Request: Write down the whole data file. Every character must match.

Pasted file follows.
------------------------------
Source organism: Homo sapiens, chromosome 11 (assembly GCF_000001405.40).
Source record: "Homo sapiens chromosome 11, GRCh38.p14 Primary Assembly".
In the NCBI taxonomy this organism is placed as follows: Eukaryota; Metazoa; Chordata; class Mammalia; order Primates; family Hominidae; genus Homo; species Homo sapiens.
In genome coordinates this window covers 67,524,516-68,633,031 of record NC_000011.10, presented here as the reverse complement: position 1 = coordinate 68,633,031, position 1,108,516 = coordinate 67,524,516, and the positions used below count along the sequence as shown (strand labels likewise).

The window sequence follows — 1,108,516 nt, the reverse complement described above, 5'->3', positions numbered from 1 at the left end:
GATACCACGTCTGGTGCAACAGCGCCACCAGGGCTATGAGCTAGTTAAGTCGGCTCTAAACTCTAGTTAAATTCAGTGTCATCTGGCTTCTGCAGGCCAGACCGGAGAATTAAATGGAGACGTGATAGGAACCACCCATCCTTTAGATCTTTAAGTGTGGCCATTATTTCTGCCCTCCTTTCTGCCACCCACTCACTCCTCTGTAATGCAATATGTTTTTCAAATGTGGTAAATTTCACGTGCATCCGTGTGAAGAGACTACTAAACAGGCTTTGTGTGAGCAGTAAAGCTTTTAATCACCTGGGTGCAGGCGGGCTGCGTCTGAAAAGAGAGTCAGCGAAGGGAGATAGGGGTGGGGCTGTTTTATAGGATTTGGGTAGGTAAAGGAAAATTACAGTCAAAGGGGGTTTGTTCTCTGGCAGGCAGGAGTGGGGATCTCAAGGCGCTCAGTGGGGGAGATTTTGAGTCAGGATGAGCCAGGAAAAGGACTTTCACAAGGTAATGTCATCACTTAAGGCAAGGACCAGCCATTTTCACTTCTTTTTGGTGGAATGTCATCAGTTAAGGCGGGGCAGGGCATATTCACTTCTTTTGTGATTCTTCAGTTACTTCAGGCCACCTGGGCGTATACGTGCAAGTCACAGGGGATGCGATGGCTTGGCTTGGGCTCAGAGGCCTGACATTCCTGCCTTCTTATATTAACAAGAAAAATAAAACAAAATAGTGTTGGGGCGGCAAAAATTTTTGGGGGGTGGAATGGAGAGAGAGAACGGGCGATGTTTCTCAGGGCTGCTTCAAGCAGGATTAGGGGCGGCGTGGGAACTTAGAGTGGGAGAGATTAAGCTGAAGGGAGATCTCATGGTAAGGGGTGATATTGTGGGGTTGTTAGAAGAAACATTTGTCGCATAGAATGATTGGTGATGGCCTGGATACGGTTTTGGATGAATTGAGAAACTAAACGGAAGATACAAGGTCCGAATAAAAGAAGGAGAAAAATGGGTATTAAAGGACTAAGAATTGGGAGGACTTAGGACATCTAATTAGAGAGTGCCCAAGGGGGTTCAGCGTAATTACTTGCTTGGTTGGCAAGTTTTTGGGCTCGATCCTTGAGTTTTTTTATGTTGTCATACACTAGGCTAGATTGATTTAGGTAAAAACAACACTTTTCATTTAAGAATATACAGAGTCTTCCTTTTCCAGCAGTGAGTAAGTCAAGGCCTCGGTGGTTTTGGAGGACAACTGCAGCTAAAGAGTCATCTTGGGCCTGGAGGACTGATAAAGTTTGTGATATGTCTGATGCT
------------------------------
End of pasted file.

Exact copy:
Source organism: Homo sapiens, chromosome 11 (assembly GCF_000001405.40).
Source record: "Homo sapiens chromosome 11, GRCh38.p14 Primary Assembly".
In the NCBI taxonomy this organism is placed as follows: Eukaryota; Metazoa; Chordata; class Mammalia; order Primates; family Hominidae; genus Homo; species Homo sapiens.
In genome coordinates this window covers 67,524,516-68,633,031 of record NC_000011.10, presented here as the reverse complement: position 1 = coordinate 68,633,031, position 1,108,516 = coordinate 67,524,516, and the positions used below count along the sequence as shown (strand labels likewise).

The window sequence follows — 1,108,516 nt, the reverse complement described above, 5'->3', positions numbered from 1 at the left end:
GATACCACGTCTGGTGCAACAGCGCCACCAGGGCTATGAGCTAGTTAAGTCGGCTCTAAACTCTAGTTAAATTCAGTGTCATCTGGCTTCTGCAGGCCAGACCGGAGAATTAAATGGAGACGTGATAGGAACCACCCATCCTTTAGATCTTTAAGTGTGGCCATTATTTCTGCCCTCCTTTCTGCCACCCACTCACTCCTCTGTAATGCAATATGTTTTTCAAATGTGGTAAATTTCACGTGCATCCGTGTGAAGAGACTACTAAACAGGCTTTGTGTGAGCAGTAAAGCTTTTAATCACCTGGGTGCAGGCGGGCTGCGTCTGAAAAGAGAGTCAGCGAAGGGAGATAGGGGTGGGGCTGTTTTATAGGATTTGGGTAGGTAAAGGAAAATTACAGTCAAAGGGGGTTTGTTCTCTGGCAGGCAGGAGTGGGGATCTCAAGGCGCTCAGTGGGGGAGATTTTGAGTCAGGATGAGCCAGGAAAAGGACTTTCACAAGGTAATGTCATCACTTAAGGCAAGGACCAGCCATTTTCACTTCTTTTTGGTGGAATGTCATCAGTTAAGGCGGGGCAGGGCATATTCACTTCTTTTGTGATTCTTCAGTTACTTCAGGCCACCTGGGCGTATACGTGCAAGTCACAGGGGATGCGATGGCTTGGCTTGGGCTCAGAGGCCTGACATTCCTGCCTTCTTATATTAACAAGAAAAATAAAACAAAATAGTGTTGGGGCGGCAAAAATTTTTGGGGGGTGGAATGGAGAGAGAGAACGGGCGATGTTTCTCAGGGCTGCTTCAAGCAGGATTAGGGGCGGCGTGGGAACTTAGAGTGGGAGAGATTAAGCTGAAGGGAGATCTCATGGTAAGGGGTGATATTGTGGGGTTGTTAGAAGAAACATTTGTCGCATAGAATGATTGGTGATGGCCTGGATACGGTTTTGGATGAATTGAGAAACTAAACGGAAGATACAAGGTCCGAATAAAAGAAGGAGAAAAATGGGTATTAAAGGACTAAGAATTGGGAGGACTTAGGACATCTAATTAGAGAGTGCCCAAGGGGGTTCAGCGTAATTACTTGCTTGGTTGGCAAGTTTTTGGGCTCGATCCTTGAGTTTTTTTATGTTGTCATACACTAGGCTAGATTGATTTAGGTAAAAACAACACTTTTCATTTAAGAATATACAGAGTCTTCCTTTTCCAGCAGTGAGTAAGTCAAGGCCTCGGTGGTTTTGGAGGACAACTGCAGCTAAAGAGTCATCTTGGGCCTGGAGGACTGATAAAGTTTGTGATATGTCTGATGCT